Essays–the vegan discusses Bacon and other meaty reads

consider the lobsterWe have talked a lot about fiction and writing novels as well as short stories. You might think that outside of journalism and blogging there isn’t much left for an author. But there is another area of writing that we’ve all heard of but don’t often think about. They are Essays.

Essays are not just that bane of every school child’s existence–essays are where some of the best works of western literature can be found.

We shall go to the fount of all knowledge, Wikipedia, and ask the holy guru “what is an essay”: “Essays have been defined as “prose composition with a focused subject of discussion” or a “long, systematic discourse”.

Well–that was distinctly un-enlightening.

In her introduction to The Best American Essays 1988, Annie Dillard claims that “The essay can do everything a poem can do, and everything a short story can do—everything but fake it.”

The word essay also means to attempt–and why this meaning is important will emerge later.

But let’s take a look at essays, starting with Sir Francis Bacon, renaissance author, courtier, and father of deductive reasoning. The life and works of this English essayist and statesman had a major impact in his day and still resonate in modern literature. Essayes: Religious Meditations. Places of Perswasion and Disswasion. Seene and Allowed (1597) was his first published book.

The 1999 edition of The Oxford Dictionary of Quotations includes  91 quotations from the Essays. No one gets that many quotes unless his work has struck a chord with centuries of readers.

  • “Knowledge itself is power.”
  • “Riches are a good handmaid, but the worst mistress”

MusicAtNightAldous Huxley‘s book Jesting Pilate, an Intellectual Holiday had as its epigraph, “What is Truth? said jesting Pilate; and would not stay for an answer” quoted from Bacon’s essay “Of Truth”.  Huxley himself was a brilliant essayist and, according to Wikipedia, he defined essays in this way: “essays belong to a literary species whose extreme variability can be studied most effectively within a three-poled frame of reference”. These three poles (or worlds in which the essay may exist) are:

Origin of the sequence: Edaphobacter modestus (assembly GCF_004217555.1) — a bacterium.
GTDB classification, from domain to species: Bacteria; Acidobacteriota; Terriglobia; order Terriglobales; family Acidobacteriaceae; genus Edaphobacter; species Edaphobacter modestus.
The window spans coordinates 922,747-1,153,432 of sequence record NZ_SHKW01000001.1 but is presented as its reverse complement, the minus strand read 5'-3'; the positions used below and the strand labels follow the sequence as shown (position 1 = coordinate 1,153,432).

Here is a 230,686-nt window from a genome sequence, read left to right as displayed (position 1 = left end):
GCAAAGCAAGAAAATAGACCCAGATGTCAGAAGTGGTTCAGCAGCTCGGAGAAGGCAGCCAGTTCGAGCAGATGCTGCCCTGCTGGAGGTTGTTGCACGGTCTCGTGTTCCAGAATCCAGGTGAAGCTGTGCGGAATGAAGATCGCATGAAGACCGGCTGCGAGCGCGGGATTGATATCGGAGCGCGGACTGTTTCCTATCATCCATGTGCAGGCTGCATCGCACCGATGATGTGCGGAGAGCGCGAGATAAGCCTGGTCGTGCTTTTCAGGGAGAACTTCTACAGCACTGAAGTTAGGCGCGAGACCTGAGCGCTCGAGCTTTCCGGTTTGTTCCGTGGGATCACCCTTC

• The personal and the autobiographical: The essayists that feel most comfortable in this pole “write fragments of reflective autobiography and look at the world through the keyhole of anecdote and description”.
  • The objective, the factual, and the concrete-particular: The essayists that write from this pole “do not speak directly of themselves, but turn their attention outward to some literary or scientific or political theme. Their art consists on setting forth, passing judgement upon, and drawing general conclusions from the relevant data”.
  • The abstract-universal: In this pole “we find those essayists who do their work in the world of high abstractions”, who are never personal and who seldom mention the particular facts of experience. (end quote)

Essays offer an author the opportunity to use prose to expound ideas and values. Michel de Montaigne (1533–1592) was the first author to describe his work as essays–by which he meant attempts. He used the term to characterize these short pieces as “attempts” to put his thoughts into writing. Montaigne’s essays grew out of his work that was then known as “commonplacing”:  published books that were essentially scrapbooks filled with items of every kind: medical recipes, quotes, letters, poems, tables of weights and measures, proverbs, prayers, legal formulas. Think of them as mini-encyclopedias.

Sir Francis Bacon and Aldous Huxley are two men whose works shaped modern literature and they did it though essays.

I highly recommend reading essays as a way to expand your imagination. Essays offer us ideas, philosophical, sociological, and ask us to examine our values.  This examination of the world through the eyes of essayists offers us many insights which will make their way into our own work in ways both seen and unseen, such as Huxley’s reference of Bacon’s work.

Some contemporary essayists I have read and who left an impression on me (some good, some bad) are:

Original_New_Yorker_coverJohn McPhee, The Search for Marvin Gardens published in the September 9, 1972 issue of The New Yorker

Norman Mailer, Advertisements for Myself (published by G.P. Putnam’s Sons in 1959)

David Foster Wallace, “Consider the Lobster” (originally appeared in Gourmet, 2004)

George Saunders, “The Braindead MegaPhone” (Essays by George Saunders) (published by Riverhead, 2007)

Norman Mailer was definitely not my cup of tea, but he might be yours. Great writing is not always comfortable, but it always challenges your view of the world. I still didn’t like it.

Essays most frequently appear in magazines, so that is where to look for awesome contemporary work by today’s best-known authors of mainstream fiction–and much of it is sitting around in waiting-rooms the world over. If you fly Alaska Airlines (as I usually always do) take a look at that magazine they provide you with. You will find essays by authors like Scott Driscoll.

Essays are also frequently referred to as “Creative Non-Fiction” which sounds like an oxymoron–after all, when we are growing up “creative truthing” was called “lying.”  Get creative with your ideas and philosophies–put them in an essay.

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Filed under Humor, Literature, Publishing, Uncategorized, writer, writing

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